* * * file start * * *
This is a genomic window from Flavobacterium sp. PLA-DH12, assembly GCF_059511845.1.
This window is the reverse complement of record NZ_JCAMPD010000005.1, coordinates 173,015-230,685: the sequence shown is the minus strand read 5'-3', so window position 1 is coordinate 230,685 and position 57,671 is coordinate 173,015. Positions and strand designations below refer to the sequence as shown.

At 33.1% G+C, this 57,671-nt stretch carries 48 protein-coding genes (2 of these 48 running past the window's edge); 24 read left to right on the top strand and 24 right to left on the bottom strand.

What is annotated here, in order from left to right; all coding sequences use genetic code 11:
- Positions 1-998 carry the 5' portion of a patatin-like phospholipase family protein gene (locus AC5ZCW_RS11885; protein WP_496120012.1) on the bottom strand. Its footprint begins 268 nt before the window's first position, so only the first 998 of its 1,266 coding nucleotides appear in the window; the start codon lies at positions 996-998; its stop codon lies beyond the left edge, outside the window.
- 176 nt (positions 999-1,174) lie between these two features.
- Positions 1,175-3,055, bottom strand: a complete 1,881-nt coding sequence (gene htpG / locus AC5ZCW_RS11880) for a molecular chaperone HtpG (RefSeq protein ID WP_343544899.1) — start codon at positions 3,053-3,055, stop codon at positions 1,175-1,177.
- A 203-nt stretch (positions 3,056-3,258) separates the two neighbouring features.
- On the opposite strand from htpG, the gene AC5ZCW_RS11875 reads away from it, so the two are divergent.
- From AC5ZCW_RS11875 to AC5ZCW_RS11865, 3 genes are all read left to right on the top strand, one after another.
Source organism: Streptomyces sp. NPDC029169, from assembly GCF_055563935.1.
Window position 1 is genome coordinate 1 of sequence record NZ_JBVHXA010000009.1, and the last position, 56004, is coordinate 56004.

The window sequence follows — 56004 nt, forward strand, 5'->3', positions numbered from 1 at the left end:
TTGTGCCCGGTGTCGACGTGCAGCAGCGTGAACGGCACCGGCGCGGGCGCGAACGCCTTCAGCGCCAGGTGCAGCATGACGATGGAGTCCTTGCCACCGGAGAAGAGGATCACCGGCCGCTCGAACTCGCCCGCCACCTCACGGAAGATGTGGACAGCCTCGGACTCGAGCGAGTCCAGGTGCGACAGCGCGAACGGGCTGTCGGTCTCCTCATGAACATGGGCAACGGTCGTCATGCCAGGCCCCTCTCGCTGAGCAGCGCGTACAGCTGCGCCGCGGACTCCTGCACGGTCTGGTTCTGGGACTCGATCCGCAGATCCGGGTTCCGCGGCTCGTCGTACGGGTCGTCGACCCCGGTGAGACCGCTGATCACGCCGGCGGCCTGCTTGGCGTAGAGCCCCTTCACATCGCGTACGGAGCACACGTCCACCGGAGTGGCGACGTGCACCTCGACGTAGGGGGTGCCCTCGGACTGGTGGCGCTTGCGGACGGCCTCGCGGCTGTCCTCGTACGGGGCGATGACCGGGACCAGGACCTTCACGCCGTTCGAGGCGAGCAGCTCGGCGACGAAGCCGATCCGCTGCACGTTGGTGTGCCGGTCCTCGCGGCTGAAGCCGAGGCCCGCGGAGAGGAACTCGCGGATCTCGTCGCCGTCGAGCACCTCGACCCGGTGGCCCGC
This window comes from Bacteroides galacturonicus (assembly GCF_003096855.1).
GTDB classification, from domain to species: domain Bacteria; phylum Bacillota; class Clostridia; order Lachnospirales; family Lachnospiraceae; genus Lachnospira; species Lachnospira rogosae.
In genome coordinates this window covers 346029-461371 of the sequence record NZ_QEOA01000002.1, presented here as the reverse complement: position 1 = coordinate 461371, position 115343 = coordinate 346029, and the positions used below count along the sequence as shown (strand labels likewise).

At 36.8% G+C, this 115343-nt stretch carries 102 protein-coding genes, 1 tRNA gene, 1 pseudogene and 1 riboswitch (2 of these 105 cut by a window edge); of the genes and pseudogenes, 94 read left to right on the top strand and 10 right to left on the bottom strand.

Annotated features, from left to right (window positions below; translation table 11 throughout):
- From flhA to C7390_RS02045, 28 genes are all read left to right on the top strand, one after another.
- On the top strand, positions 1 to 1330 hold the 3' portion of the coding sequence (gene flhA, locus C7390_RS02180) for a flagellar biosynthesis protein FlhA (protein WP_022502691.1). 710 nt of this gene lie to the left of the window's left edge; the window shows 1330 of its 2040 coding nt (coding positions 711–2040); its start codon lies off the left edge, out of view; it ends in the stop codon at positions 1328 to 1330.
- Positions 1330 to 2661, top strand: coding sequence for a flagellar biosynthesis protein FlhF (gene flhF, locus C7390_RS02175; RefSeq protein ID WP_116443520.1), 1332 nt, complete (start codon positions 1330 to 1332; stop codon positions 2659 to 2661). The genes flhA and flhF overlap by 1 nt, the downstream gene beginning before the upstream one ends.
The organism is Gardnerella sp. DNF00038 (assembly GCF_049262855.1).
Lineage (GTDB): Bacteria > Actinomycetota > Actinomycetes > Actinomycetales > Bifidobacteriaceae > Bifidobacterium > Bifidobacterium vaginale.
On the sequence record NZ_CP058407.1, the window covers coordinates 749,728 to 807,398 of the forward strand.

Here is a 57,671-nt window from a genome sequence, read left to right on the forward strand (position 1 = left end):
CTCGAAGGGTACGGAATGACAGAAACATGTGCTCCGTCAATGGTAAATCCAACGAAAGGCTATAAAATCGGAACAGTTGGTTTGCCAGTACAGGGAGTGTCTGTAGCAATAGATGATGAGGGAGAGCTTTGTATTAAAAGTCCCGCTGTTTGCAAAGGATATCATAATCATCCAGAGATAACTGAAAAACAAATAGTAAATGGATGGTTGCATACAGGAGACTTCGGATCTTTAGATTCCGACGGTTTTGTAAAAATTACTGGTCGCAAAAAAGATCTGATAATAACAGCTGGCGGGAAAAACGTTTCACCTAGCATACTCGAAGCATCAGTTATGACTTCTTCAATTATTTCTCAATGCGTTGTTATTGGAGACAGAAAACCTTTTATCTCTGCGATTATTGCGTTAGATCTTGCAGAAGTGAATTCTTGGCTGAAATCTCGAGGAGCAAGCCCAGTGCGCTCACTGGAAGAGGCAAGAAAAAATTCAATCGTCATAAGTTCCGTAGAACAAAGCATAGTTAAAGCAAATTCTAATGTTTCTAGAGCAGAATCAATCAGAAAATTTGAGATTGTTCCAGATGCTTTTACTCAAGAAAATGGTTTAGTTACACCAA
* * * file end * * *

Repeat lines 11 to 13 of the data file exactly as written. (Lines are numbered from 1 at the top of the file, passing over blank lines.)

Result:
Source organism: Streptomyces sp. NPDC029169, from assembly GCF_055563935.1.
Window position 1 is genome coordinate 1 of sequence record NZ_JBVHXA010000009.1, and the last position, 56004, is coordinate 56004.

The window sequence follows — 56004 nt, forward strand, 5'->3', positions numbered from 1 at the left end: